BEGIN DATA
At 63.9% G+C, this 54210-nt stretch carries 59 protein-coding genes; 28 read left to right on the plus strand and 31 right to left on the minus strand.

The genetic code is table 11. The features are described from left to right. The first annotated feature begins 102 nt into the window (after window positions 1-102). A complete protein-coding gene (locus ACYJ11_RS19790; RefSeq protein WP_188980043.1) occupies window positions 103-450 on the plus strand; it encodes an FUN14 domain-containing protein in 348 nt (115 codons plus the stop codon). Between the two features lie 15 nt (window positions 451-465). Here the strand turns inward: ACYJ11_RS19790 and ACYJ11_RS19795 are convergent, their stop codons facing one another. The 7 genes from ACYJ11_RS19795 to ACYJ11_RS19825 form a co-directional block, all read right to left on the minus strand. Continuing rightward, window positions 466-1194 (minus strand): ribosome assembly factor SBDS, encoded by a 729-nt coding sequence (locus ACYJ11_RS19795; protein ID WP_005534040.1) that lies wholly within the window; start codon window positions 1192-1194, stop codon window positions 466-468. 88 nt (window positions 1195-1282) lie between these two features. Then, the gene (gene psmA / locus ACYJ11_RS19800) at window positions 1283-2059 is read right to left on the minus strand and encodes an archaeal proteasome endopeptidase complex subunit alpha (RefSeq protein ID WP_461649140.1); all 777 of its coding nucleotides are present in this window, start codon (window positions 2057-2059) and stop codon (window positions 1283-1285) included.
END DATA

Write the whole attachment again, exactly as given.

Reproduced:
At 63.9% G+C, this 54210-nt stretch carries 59 protein-coding genes; 28 read left to right on the plus strand and 31 right to left on the minus strand.

The genetic code is table 11. The features are described from left to right. The first annotated feature begins 102 nt into the window (after window positions 1-102). A complete protein-coding gene (locus ACYJ11_RS19790; RefSeq protein WP_188980043.1) occupies window positions 103-450 on the plus strand; it encodes an FUN14 domain-containing protein in 348 nt (115 codons plus the stop codon). Between the two features lie 15 nt (window positions 451-465). Here the strand turns inward: ACYJ11_RS19790 and ACYJ11_RS19795 are convergent, their stop codons facing one another. The 7 genes from ACYJ11_RS19795 to ACYJ11_RS19825 form a co-directional block, all read right to left on the minus strand. Continuing rightward, window positions 466-1194 (minus strand): ribosome assembly factor SBDS, encoded by a 729-nt coding sequence (locus ACYJ11_RS19795; protein ID WP_005534040.1) that lies wholly within the window; start codon window positions 1192-1194, stop codon window positions 466-468. 88 nt (window positions 1195-1282) lie between these two features. Then, the gene (gene psmA / locus ACYJ11_RS19800) at window positions 1283-2059 is read right to left on the minus strand and encodes an archaeal proteasome endopeptidase complex subunit alpha (RefSeq protein ID WP_461649140.1); all 777 of its coding nucleotides are present in this window, start codon (window positions 2057-2059) and stop codon (window positions 1283-1285) included.